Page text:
Right to Liberty and Security
Section 18 of the Human Rights Act 2004 says that:
- Eveyone has the right to liberty and security of person. In particular, no-one may be arbitrarily arrested or detained.
- No-one may be deprived of liberty, except on the grounds and in accordance with the procedure established by law.
- Anyone who is arrested must be told, at the time of arrest, of the reasons for the arrest and must be promptly told about any charges against him or her.
- Anyone who is arrested or detained on a criminal charge—
- Must be promptly brought before a judge or magistrate; and
- Has the right to be tried within a reasonable time or released.
- Anyone who is awaiting trial must not be detained in custody as a general rule, but his or her release may be subject to guarantees to appear for trial, at any other stage of the judicial proceeding, and, if appropriate, for execution of judgment.
- Anyone who is deprived of liberty by arrest or detention is entitled to apply to a court so that the court can decide, without delay, the lawfulness of the detention and order the person’s release if the detention is not lawful.
- Anyone who has been unlawfully arrested or detained has the right to compensation for the arrest of detention.
- No-one may be imprisoned only because of the inability to carry out a contractual obligation.
Note: Under the Act, all rights may be subject to reasonable limits (section 28). The nature of the right is relevant when considering what is reasonable.
This factsheet is not intended to be a substitute for legal advice.
Scope of the Right
The right to liberty means that persons must not be subject to arrest and detention, except as provided for by law. Their arrest and the detention must also not be arbitrary. This right applies to all forms of detention where people are deprived of their liberty, not just criminal justice processes. This can be relevant any time a person is not free to leave a place by his or her own choice.
The right to security requires the Territory to provide reasonable measures to protect a person’s physical security. The Government does this, for example, through the work of the police and emergency services. This right differs from the freedom of movement in section 13 of the Act, because a person must be ‘detained’ to suffer a deprivation of liberty.
The rights in subsections 18(4)–(7) are relevant after a person has been arrested or detained. Some of these rights are also reflected in the criminal law of the ACT, such as the Crimes Act 1900 and the Bail Act 1992. In practice, these guarantees mean that when arresting a person the police must immediately inform him or her of the reason for the arrest and arrange for them to be brought before a court for a preliminary hearing (usually to determine bail). Even if someone is detained without charges being laid, this should not take more than 24 hours. This helps to ensure that no one is detained on an unfounded suspicion or for an improper purpose.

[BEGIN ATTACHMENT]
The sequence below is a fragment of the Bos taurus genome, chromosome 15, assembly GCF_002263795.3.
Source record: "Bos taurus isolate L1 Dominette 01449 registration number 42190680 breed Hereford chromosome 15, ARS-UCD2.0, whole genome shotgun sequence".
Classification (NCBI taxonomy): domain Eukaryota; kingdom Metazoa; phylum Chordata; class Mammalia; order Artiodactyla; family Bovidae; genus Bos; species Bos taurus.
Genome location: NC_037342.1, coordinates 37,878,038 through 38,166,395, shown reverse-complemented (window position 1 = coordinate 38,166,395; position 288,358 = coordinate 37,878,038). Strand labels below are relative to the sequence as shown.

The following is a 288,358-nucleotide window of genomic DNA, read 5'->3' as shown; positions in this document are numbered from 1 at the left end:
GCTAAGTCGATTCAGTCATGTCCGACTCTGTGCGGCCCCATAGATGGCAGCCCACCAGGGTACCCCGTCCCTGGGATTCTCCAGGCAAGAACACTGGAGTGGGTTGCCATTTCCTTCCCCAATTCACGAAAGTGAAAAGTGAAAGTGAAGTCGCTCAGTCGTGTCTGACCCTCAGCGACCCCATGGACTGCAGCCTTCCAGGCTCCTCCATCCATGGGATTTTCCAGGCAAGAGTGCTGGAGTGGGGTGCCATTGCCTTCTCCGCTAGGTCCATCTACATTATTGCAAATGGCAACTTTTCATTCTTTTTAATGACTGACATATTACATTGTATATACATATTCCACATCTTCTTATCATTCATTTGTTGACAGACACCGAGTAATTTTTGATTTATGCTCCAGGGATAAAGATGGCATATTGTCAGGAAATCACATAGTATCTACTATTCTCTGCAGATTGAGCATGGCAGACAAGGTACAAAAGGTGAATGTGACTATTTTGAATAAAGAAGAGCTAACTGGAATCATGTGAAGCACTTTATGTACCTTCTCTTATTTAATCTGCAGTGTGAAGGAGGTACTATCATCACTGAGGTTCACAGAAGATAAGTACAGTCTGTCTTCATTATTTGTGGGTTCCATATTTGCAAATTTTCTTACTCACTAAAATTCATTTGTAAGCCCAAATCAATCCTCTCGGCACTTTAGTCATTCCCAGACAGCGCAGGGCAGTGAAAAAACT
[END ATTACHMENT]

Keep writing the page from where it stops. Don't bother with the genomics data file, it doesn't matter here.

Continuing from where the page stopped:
Section 18(4), which provides that a person who has been charged with an offence must be brought to trial without unreasonable delay, overlaps with section 22(2)(c) of the Human Rights Act, because it is also an essential element of a fair trial.
The following examples have been found to violate the right to liberty and security:
- In R v Rubino  ACTSC 157 the Supreme Court considered a sixth request for bail by a man charged with aggravated burglarly, theft and criminal damage. Justice Refshauge granted bail. His Honour found that the previous bail applications were approached in a manner that assumed Mr Rubino would commit further offences and that he had to disprove this. This approach ‘offended against the preusmption of liberty in s 18 of the HRA’.
- A trial which was delayed to the extent that the accused’s maximum potential sentence was less than time already served was said by the Victorian Supreme Court to be likely to breach the right to liberty (Gray v DPP  VSC 4)
On the other hand, no violation was found in the following international case:
- The UK House of Lords has found ‘stop and search’ powers under anti-terror legislation to be reasonable because the search stopped people only for a brief period and did not involve restraining them with handcuffs or taking them away (R (Gillan) v Commissioner of Police  UKHL 12).
Examples of when this right could be relevant in practice
The actions of public authorities can both promote and limit rights. Section 18 could be engaged by activities that:
- Authorise a person with a mental illness to be detained for treatment in a mental health facility and facilitates review of their detention;
- Provide for the interim detention of a person whether or not he or she is suspected of committing an offence (for example, to prevent the spread of a contagious disease, or enable a person to ‘sober up’);
- Provide for special powers of detention of people for purposes including national security;
- Make provision for granting of bail;
- Relate to the management of security of anyone in the care of public authorities, particularly those in involuntary care;
- Make it an offence for a person to fail to remain at a place (for example, for further questioning or to conduct a search or test by a police officer or other official);
- Allow a public authority to cordon an area and control movement within that area;
- Grant a power of arrest.